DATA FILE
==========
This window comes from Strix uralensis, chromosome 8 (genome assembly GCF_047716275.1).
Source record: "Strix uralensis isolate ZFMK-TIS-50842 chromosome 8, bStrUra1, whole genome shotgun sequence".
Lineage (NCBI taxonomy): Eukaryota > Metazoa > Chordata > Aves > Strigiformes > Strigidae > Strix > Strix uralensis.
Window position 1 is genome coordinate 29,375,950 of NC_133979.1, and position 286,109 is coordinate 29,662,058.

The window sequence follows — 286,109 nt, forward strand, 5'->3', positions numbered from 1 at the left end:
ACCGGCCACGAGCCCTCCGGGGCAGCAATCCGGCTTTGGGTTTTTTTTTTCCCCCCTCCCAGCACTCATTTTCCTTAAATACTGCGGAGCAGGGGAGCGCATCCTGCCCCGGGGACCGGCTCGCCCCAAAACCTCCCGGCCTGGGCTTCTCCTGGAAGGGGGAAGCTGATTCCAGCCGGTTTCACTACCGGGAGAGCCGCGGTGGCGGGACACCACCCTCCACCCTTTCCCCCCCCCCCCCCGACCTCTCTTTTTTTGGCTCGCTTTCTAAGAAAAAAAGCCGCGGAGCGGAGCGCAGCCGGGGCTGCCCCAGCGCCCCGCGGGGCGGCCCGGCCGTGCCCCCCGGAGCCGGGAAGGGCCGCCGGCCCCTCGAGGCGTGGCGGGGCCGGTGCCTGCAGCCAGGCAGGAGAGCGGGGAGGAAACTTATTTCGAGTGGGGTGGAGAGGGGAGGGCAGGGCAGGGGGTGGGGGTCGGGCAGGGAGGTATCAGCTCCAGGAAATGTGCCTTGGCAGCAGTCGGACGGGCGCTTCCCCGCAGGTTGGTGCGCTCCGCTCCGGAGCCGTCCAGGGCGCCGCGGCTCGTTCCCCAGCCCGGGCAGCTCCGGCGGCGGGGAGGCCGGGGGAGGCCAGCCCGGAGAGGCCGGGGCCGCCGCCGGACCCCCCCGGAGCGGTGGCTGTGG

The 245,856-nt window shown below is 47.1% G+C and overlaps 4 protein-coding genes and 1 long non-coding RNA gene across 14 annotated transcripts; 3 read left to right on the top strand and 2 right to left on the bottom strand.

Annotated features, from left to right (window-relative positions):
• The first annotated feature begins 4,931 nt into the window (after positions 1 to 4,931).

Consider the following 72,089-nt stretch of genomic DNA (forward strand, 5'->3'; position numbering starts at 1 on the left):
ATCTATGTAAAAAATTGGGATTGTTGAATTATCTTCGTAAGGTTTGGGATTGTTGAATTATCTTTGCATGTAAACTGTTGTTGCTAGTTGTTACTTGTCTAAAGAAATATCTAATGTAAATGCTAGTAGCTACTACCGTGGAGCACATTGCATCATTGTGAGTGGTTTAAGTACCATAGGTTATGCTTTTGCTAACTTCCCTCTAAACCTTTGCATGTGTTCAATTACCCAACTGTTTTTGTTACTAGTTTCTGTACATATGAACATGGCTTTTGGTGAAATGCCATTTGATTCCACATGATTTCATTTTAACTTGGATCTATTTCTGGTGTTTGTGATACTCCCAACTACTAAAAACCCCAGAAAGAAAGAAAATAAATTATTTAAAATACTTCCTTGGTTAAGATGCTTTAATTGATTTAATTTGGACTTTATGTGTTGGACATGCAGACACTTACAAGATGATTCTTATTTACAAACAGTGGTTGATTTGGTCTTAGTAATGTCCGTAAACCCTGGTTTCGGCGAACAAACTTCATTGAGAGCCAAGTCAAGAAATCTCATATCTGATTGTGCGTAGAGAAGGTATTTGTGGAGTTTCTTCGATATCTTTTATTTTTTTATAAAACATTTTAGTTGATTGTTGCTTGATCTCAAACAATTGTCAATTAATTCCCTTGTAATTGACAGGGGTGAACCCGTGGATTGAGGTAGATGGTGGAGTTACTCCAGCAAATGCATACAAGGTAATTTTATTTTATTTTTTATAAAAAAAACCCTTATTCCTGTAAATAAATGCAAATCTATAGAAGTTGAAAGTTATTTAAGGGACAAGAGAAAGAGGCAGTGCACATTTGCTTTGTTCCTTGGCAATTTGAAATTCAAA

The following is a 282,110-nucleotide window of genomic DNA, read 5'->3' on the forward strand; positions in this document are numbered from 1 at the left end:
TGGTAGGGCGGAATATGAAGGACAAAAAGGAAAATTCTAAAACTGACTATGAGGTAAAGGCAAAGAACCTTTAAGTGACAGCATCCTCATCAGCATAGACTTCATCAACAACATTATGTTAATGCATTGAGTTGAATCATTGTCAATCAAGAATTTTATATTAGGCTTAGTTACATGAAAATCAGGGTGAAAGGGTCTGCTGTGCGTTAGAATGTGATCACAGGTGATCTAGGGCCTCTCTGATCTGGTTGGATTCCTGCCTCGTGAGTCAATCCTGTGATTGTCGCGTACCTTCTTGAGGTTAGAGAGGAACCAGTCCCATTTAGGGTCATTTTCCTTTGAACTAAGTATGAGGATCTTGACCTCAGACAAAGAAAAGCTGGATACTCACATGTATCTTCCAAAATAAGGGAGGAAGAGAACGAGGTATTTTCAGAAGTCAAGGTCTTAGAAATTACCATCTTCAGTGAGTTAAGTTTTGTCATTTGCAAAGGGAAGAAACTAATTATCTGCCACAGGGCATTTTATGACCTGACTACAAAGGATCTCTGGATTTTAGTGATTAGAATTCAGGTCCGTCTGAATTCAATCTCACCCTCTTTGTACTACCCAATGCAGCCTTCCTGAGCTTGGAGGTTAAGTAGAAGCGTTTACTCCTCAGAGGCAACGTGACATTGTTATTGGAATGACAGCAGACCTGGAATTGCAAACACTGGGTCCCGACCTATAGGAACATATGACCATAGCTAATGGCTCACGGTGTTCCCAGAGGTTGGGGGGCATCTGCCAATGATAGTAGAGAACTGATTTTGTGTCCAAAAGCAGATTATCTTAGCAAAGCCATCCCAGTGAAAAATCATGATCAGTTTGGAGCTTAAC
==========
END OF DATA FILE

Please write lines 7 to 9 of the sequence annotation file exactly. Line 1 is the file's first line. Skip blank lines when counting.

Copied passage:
The 245,856-nt window shown below is 47.1% G+C and overlaps 4 protein-coding genes and 1 long non-coding RNA gene across 14 annotated transcripts; 3 read left to right on the top strand and 2 right to left on the bottom strand.

Annotated features, from left to right (window-relative positions):
• The first annotated feature begins 4,931 nt into the window (after positions 1 to 4,931).